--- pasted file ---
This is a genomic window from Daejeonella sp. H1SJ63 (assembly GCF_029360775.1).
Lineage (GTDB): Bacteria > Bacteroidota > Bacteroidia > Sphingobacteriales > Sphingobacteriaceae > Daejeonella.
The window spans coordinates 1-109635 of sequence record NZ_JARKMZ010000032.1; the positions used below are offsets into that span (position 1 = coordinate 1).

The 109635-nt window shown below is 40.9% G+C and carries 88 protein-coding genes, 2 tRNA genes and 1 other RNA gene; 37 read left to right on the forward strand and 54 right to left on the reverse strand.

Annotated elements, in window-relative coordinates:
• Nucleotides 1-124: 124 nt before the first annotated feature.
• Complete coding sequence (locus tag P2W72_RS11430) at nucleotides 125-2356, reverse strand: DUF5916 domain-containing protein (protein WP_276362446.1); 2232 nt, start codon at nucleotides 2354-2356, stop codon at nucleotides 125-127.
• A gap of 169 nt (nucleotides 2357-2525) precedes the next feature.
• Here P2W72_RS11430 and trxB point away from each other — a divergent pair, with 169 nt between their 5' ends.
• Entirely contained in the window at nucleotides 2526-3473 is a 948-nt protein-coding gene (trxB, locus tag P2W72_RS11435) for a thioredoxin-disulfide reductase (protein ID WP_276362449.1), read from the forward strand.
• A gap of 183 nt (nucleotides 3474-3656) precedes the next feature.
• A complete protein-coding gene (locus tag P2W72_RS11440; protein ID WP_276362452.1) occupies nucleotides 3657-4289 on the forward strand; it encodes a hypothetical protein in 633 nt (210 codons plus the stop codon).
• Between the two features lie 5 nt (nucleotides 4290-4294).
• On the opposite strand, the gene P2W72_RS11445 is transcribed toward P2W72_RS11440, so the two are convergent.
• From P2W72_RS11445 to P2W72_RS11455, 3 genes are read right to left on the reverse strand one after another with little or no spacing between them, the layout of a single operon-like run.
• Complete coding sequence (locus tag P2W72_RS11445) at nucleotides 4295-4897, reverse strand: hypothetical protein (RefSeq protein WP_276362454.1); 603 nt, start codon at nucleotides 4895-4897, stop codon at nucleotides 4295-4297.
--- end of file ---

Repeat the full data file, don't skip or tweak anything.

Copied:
This is a genomic window from Daejeonella sp. H1SJ63 (assembly GCF_029360775.1).
Lineage (GTDB): Bacteria > Bacteroidota > Bacteroidia > Sphingobacteriales > Sphingobacteriaceae > Daejeonella.
The window spans coordinates 1-109635 of sequence record NZ_JARKMZ010000032.1; the positions used below are offsets into that span (position 1 = coordinate 1).

The 109635-nt window shown below is 40.9% G+C and carries 88 protein-coding genes, 2 tRNA genes and 1 other RNA gene; 37 read left to right on the forward strand and 54 right to left on the reverse strand.

Annotated elements, in window-relative coordinates:
• Nucleotides 1-124: 124 nt before the first annotated feature.
• Complete coding sequence (locus tag P2W72_RS11430) at nucleotides 125-2356, reverse strand: DUF5916 domain-containing protein (protein WP_276362446.1); 2232 nt, start codon at nucleotides 2354-2356, stop codon at nucleotides 125-127.
• A gap of 169 nt (nucleotides 2357-2525) precedes the next feature.
• Here P2W72_RS11430 and trxB point away from each other — a divergent pair, with 169 nt between their 5' ends.
• Entirely contained in the window at nucleotides 2526-3473 is a 948-nt protein-coding gene (trxB, locus tag P2W72_RS11435) for a thioredoxin-disulfide reductase (protein ID WP_276362449.1), read from the forward strand.
• A gap of 183 nt (nucleotides 3474-3656) precedes the next feature.
• A complete protein-coding gene (locus tag P2W72_RS11440; protein ID WP_276362452.1) occupies nucleotides 3657-4289 on the forward strand; it encodes a hypothetical protein in 633 nt (210 codons plus the stop codon).
• Between the two features lie 5 nt (nucleotides 4290-4294).
• On the opposite strand, the gene P2W72_RS11445 is transcribed toward P2W72_RS11440, so the two are convergent.
• From P2W72_RS11445 to P2W72_RS11455, 3 genes are read right to left on the reverse strand one after another with little or no spacing between them, the layout of a single operon-like run.
• Complete coding sequence (locus tag P2W72_RS11445) at nucleotides 4295-4897, reverse strand: hypothetical protein (RefSeq protein WP_276362454.1); 603 nt, start codon at nucleotides 4895-4897, stop codon at nucleotides 4295-4297.